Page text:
Ngô Quốc Anh

April 23, 2010

Comparison of some subspaces associated to A and A^TA

Filed under: Các Bài Tập Nhỏ — Ngô Quốc Anh @ 19:10

Let us start with a given $n\times m$ matrix $A$ $\displaystyle {A_{n \times m}} = \left( {\begin{array}{*{20}{c}} {{a_{11}}} & \cdots & \cdots & {{a_{1m}}} \\ \vdots & \ddots & \ddots & \vdots \\ {{a_{n1}}} & \cdots & \cdots & {{a_{nm}}} \\ \end{array} } \right)$.

The aim of this entry is to compare nullspace, column space and row space between $A$, $A^TA$ and $AA^T$. Obviously, $A^TA$ and $AA^T$ are $m\times m$ and $n \times n$ matrices respectively.

Proposition 1. The following $\displaystyle N(A)=N(A^TA)$

holds.

Proof. Pick an arbitrary element $x \in N(A)$, i.e. $Ax=0$, we can see that $\displaystyle A^TAx=A^T(Ax)=A^T0=0$

so $\displaystyle N(A) \subset N(A^TA)$.

Conversely, assume $x$ is such that $A^TAx=0$, as a consequence, $x^TA^TAx=0$. This gives us the fact $\displaystyle (Ax) \cdot (Ax)= (Ax)^T(Ax)=x^TA^TAx=0$.

Consequently, $Ax=0$ which proves $\displaystyle N(A^TA)\subset N(A)$.

In other words, $\displaystyle N(A)=N(A^TA)$.

Remark $\displaystyle N(A)=N(AA^T)$ is no longer true since these two matrices have different dimension.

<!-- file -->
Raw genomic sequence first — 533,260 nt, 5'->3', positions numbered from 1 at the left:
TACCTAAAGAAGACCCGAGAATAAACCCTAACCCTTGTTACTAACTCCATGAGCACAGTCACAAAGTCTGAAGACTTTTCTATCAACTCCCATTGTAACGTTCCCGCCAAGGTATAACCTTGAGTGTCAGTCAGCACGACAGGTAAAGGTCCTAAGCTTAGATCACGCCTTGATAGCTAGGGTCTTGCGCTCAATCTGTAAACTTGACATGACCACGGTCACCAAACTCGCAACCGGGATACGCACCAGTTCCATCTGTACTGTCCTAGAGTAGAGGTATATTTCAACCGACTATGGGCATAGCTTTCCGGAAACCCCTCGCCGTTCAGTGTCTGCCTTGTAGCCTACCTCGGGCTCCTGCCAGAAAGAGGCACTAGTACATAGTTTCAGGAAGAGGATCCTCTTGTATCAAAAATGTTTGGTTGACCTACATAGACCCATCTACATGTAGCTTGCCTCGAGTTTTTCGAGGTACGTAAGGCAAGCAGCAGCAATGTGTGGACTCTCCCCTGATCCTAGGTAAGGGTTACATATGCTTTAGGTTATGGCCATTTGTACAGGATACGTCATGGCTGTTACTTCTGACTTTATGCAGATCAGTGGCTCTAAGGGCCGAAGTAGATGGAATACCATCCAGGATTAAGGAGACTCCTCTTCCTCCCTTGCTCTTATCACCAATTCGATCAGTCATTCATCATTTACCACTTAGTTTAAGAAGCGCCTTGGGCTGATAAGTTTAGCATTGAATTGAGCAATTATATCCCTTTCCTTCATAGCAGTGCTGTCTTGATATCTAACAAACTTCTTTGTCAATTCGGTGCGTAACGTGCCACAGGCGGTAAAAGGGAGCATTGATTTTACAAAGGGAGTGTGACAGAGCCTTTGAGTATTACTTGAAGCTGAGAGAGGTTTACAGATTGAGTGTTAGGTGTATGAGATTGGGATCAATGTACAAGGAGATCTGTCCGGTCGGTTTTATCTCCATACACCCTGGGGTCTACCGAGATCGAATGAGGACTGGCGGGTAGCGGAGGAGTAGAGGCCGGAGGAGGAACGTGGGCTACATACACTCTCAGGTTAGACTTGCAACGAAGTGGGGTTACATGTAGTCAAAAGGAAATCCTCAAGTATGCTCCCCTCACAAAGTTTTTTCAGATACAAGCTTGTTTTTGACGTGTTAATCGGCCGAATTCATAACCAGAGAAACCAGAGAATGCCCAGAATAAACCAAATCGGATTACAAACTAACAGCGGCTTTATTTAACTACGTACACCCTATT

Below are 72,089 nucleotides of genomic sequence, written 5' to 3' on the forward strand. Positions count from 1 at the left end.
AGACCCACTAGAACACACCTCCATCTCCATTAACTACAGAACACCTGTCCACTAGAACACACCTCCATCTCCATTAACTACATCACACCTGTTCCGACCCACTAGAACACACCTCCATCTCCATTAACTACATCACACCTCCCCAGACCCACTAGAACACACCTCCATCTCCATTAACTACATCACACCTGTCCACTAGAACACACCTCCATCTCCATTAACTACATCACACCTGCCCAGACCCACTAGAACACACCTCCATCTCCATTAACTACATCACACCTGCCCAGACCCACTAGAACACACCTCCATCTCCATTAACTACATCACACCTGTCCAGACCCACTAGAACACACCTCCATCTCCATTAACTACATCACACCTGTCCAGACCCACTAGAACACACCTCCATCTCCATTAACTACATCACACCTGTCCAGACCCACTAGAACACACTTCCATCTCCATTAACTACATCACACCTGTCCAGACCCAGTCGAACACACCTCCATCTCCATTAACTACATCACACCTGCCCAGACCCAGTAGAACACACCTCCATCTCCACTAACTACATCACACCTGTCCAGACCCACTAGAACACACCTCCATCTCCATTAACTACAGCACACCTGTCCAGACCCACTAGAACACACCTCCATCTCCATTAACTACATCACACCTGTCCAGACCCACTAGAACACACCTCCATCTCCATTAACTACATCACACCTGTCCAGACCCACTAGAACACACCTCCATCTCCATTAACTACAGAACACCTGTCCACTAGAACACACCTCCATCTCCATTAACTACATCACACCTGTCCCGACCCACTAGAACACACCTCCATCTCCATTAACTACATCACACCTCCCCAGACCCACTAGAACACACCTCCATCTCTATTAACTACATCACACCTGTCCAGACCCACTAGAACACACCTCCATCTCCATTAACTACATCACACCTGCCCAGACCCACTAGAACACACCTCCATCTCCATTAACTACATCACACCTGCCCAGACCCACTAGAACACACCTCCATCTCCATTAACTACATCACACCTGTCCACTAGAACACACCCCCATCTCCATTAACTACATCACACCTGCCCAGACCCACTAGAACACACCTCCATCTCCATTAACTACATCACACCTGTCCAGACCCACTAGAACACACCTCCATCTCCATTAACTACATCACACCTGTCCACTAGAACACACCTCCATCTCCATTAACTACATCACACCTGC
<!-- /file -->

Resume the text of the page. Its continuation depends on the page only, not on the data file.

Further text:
Regarding to matrix $A$, one has $\displaystyle {\rm rank}(A)+\dim N(A)=m$.

Similarly, involving matrix $A^TA$, one gets $\displaystyle {\rm rank}(A^TA)+\dim N(A^TA)=m$.

It now follows from Proposition 1 that $\displaystyle {\rm rank}(A)={\rm rank}(A^TA)$.

In other words, column and row spaces associated to $A$ and $A^TA$ have the same dimension respectively.

Row spaces. We prove the following

Proposition 2. The following $\displaystyle RS(A)=RS(A^TA)$

holds.

Proof. The way to compare column spaces is to use the following facts $\displaystyle RS(A)=CS(A^T)$

and $\displaystyle CS(A^T)=A^T(\mathbb R^n)$.

Equivalently, from the first fact we need to show that $\displaystyle CS(A^T)=CS(A^TA)$.

In term of the second fact, once you have a suitable matrix $Q$ the column space of $AQ$ is indeed contained in the column space of $A$. Therefore $\displaystyle CS(A^TA) \subset CS(A^T)$

which turns out to be $\displaystyle RS(A^TA) \subset RS(A)$

since they have the same dimension, equality occurs.

Remark. This comes from the proof above. If you have a good matrix $Q$, the following is true $\displaystyle CS(AQ) \subset CS(A)$.

Column spaces. We prove the following

Proposition 3. The following $\displaystyle CS(A)=CS(AA^T)$

holds.

Proof. This is trivial by using Proposition 2.

Remark. If you have a good matrix $P$, the following is true $\displaystyle RS(PA) \subset RS(A)$.